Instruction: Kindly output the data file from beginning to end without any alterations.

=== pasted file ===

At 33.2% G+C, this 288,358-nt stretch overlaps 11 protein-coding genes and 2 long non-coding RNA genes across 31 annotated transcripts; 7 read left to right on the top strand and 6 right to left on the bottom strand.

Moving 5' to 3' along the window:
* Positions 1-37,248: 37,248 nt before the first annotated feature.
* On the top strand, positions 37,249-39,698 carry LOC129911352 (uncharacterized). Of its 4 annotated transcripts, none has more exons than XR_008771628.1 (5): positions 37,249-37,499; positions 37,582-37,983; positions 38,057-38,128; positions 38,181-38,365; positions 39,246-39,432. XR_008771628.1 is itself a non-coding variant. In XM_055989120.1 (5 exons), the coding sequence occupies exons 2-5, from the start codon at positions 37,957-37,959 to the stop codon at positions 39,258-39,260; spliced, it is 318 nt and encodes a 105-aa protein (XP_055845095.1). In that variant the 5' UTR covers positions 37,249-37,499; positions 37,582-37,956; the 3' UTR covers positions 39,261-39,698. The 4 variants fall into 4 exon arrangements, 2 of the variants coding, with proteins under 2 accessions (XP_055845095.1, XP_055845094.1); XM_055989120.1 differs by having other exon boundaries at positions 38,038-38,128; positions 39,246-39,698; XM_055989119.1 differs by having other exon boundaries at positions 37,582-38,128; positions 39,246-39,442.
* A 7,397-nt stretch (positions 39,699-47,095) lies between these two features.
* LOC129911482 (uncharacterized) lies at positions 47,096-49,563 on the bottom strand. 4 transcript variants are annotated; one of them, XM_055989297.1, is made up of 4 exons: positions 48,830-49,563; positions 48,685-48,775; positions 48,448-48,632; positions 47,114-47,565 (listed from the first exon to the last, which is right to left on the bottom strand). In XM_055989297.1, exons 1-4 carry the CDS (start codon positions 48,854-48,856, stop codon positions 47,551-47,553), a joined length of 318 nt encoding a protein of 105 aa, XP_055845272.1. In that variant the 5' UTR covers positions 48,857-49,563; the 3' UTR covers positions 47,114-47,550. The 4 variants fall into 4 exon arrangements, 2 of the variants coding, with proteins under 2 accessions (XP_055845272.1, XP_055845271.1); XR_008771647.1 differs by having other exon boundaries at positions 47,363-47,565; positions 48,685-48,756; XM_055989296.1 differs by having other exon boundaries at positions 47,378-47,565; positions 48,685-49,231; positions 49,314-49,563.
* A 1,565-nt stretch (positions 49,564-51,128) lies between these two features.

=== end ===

At 33.2% G+C, this 288,358-nt stretch overlaps 11 protein-coding genes and 2 long non-coding RNA genes across 31 annotated transcripts; 7 read left to right on the top strand and 6 right to left on the bottom strand.

Moving 5' to 3' along the window:
* Positions 1-37,248: 37,248 nt before the first annotated feature.
* On the top strand, positions 37,249-39,698 carry LOC129911352 (uncharacterized). Of its 4 annotated transcripts, none has more exons than XR_008771628.1 (5): positions 37,249-37,499; positions 37,582-37,983; positions 38,057-38,128; positions 38,181-38,365; positions 39,246-39,432. XR_008771628.1 is itself a non-coding variant. In XM_055989120.1 (5 exons), the coding sequence occupies exons 2-5, from the start codon at positions 37,957-37,959 to the stop codon at positions 39,258-39,260; spliced, it is 318 nt and encodes a 105-aa protein (XP_055845095.1). In that variant the 5' UTR covers positions 37,249-37,499; positions 37,582-37,956; the 3' UTR covers positions 39,261-39,698. The 4 variants fall into 4 exon arrangements, 2 of the variants coding, with proteins under 2 accessions (XP_055845095.1, XP_055845094.1); XM_055989120.1 differs by having other exon boundaries at positions 38,038-38,128; positions 39,246-39,698; XM_055989119.1 differs by having other exon boundaries at positions 37,582-38,128; positions 39,246-39,442.
* A 7,397-nt stretch (positions 39,699-47,095) lies between these two features.
* LOC129911482 (uncharacterized) lies at positions 47,096-49,563 on the bottom strand. 4 transcript variants are annotated; one of them, XM_055989297.1, is made up of 4 exons: positions 48,830-49,563; positions 48,685-48,775; positions 48,448-48,632; positions 47,114-47,565 (listed from the first exon to the last, which is right to left on the bottom strand). In XM_055989297.1, exons 1-4 carry the CDS (start codon positions 48,854-48,856, stop codon positions 47,551-47,553), a joined length of 318 nt encoding a protein of 105 aa, XP_055845272.1. In that variant the 5' UTR covers positions 48,857-49,563; the 3' UTR covers positions 47,114-47,550. The 4 variants fall into 4 exon arrangements, 2 of the variants coding, with proteins under 2 accessions (XP_055845272.1, XP_055845271.1); XR_008771647.1 differs by having other exon boundaries at positions 47,363-47,565; positions 48,685-48,756; XM_055989296.1 differs by having other exon boundaries at positions 47,378-47,565; positions 48,685-49,231; positions 49,314-49,563.
* A 1,565-nt stretch (positions 49,564-51,128) lies between these two features.